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Continuation of EXM 326. Prerequisite: EXM 326. LAB
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Continuation of Expanded Media studio research. Prerequisite: Two (200-and/or 300-level) Expanded Media courses. LAB
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Continuation of Expanded Media studio research. Prerequisite: Two (200- and/or 300-level) Expanded Media courses; membership in the University Honors Program or 3.25 minimum cumulative grade point average with permission of the department. LAB
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Continuation of EXM 535. May be repeated for credit. Prerequisite: EXM 535 or EXM 536. LAB
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Continuation of EXM 536. May be repeated for credit. Prerequisite: EXM 535 or EXM 536; membership in the University Honors Program or 3.25 minimum cumulative grade point average with permission of the department. LAB
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Individual studio activity; course content to be determined by the student under supervision of a faculty member. May be repeated for credit in subsequent semesters. Prerequisite: Twenty-four hours of departmental electives and permission of instructor. LAB
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Students will gain proficiency in conceptualization and production of performance time-based art in an interdisciplinary art-making environment. Prerequisite: Permission of instructor. LAB
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Advanced problems toward the creation of environments using a variety of media including traditional and non-traditional approaches to art-making. Prerequisite: Permission of instructor. LAB
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Advanced work focusing on content issues as they relate to development of artwork incorporating digital imagery. Prerequisite: Permission of instructor. LAB
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Advanced work in the use/handling and integration of diverse, new and traditional materials, techniques and processes. Advanced problems will involve strategies for discovering and managing combinations of drawn, painted, digital, and constructed forms. Studio sessions will include research, lecture, demos, and quest speakers. Prerequisite: Permission of instructor. LAB
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Continuation of Expanded Media studio research. Prerequisite: Permission of instructor. LAB
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Continuation of EXM 302. Prerequisite: EXM 302. LAB
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Continuation of EXM 302. Prerequisite: EXM 302; and membership in the University Honors Program or 3.25 minimum cumulative grade point average with permission of the department. LAB
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Continuation of EXM 307. Prerequisite: EXM 307. LAB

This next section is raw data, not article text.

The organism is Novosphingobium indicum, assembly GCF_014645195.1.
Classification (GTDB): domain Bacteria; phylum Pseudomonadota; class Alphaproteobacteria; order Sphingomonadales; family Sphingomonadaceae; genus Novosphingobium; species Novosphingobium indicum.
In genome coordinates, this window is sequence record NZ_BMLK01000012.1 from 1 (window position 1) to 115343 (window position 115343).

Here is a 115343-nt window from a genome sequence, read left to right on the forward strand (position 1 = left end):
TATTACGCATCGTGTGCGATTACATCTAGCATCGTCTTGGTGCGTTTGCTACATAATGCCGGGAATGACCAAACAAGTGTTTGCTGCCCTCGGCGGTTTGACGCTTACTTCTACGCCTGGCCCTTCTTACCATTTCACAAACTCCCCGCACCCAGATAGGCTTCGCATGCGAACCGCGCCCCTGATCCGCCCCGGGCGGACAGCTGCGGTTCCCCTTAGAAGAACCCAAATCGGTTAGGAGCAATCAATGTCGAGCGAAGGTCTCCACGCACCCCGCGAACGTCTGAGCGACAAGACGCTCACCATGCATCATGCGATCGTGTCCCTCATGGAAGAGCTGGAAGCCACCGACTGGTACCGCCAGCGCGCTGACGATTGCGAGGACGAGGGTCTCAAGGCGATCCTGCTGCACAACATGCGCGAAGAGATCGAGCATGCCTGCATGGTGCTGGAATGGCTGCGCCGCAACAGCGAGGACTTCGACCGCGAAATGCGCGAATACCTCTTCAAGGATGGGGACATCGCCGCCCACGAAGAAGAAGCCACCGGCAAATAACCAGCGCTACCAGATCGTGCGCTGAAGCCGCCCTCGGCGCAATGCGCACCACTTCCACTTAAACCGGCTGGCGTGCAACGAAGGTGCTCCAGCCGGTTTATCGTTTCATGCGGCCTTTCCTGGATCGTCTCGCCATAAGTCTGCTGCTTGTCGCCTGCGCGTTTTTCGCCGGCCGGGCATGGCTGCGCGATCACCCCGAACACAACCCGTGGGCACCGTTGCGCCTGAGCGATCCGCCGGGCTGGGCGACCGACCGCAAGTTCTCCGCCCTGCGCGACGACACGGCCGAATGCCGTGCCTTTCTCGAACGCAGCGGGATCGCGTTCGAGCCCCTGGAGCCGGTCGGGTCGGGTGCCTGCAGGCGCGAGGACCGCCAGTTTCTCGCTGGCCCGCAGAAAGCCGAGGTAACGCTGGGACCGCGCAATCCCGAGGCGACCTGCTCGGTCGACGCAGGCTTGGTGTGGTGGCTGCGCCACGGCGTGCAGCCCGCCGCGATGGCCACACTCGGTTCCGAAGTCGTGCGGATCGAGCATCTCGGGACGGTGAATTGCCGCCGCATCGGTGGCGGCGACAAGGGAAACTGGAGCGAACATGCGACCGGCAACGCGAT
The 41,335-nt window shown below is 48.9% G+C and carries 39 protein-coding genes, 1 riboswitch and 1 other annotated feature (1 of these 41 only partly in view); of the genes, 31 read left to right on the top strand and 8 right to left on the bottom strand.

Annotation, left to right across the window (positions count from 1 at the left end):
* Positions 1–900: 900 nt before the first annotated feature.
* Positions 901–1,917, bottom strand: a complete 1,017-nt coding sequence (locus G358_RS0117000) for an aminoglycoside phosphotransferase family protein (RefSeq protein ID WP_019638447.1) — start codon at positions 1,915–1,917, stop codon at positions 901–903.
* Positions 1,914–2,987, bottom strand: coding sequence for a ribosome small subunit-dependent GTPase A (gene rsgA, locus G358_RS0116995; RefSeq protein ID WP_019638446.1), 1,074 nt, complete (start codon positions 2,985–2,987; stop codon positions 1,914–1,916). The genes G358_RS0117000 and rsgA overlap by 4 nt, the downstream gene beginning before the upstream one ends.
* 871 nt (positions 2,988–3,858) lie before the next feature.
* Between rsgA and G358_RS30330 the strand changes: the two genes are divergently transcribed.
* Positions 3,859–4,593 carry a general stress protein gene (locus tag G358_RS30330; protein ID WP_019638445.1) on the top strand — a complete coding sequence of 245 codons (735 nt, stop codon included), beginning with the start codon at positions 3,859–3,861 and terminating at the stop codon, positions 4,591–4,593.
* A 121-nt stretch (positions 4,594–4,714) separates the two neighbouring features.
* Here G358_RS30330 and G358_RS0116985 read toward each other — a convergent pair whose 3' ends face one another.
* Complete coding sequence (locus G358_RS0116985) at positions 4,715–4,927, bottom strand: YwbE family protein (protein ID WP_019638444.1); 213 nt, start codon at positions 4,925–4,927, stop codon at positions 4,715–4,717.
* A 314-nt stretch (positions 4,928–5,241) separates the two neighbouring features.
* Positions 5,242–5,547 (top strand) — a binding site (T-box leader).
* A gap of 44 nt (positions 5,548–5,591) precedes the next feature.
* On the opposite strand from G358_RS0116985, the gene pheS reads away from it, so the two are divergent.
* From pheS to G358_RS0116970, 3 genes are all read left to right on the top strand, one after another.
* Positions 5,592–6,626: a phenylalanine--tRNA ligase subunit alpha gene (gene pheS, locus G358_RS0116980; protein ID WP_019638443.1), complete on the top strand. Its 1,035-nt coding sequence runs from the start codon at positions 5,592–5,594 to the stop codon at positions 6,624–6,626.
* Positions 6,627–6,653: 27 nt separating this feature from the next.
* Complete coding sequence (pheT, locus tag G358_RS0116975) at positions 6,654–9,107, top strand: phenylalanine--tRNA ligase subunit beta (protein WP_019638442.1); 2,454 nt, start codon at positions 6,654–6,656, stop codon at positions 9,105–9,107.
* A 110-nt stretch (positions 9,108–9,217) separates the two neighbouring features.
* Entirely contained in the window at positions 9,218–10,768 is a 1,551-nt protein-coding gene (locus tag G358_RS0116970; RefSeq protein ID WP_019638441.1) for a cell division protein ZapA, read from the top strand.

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Continuation of EXM 307. Prerequisite: EXM 307; and membership in the University Honors Program or 3.25 minimum cumulative grade point average with permission of the department. LAB
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Individual studio activity; capstone experience. Course content to be determined by the student under supervision of a faculty member. May be repeated for credit in subsequent semesters; a maximum of nine hours may apply toward the bachelor's degree. Prerequisite: ART 102, ART 103, and ART 104; and twelve hours of Expanded Media courses, of permission of instructor. IND
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Continuation of Expanded Media studio research. Prerequisite: Permission of instructor. LAB
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Continuation of Expanded Media studio research. Prerequisite: Permission of instructor. LAB
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This course will provide the tools to help you better understand and improve the financial decisions you'll make throughout your life. You will learn how to analyze the financial effects of spending and investing decisions and how to use credit well, including credit cards. You will develop an understanding of the basics of mortgages, purchase (rent) versus lease (buy) decisions, savings, investments, and insurance. You will acquire an appreciation of the time value of money that provides a foundation for reasonable financial planning. Given the basic tools and terminology you'll learn, the course will help you develop solutions to various practical financial problems that you will face. Not open to students who have taken FIN 301. LEC
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This is a variable-topic course open to undergraduates meeting the prerequisites for the specific topic being offered. Its purpose is to allow the occasional offering of finance topics not covered by established courses. Enrollment is not limited to School of Business students. Prerequisite: Determined for each topic by instructor. LEC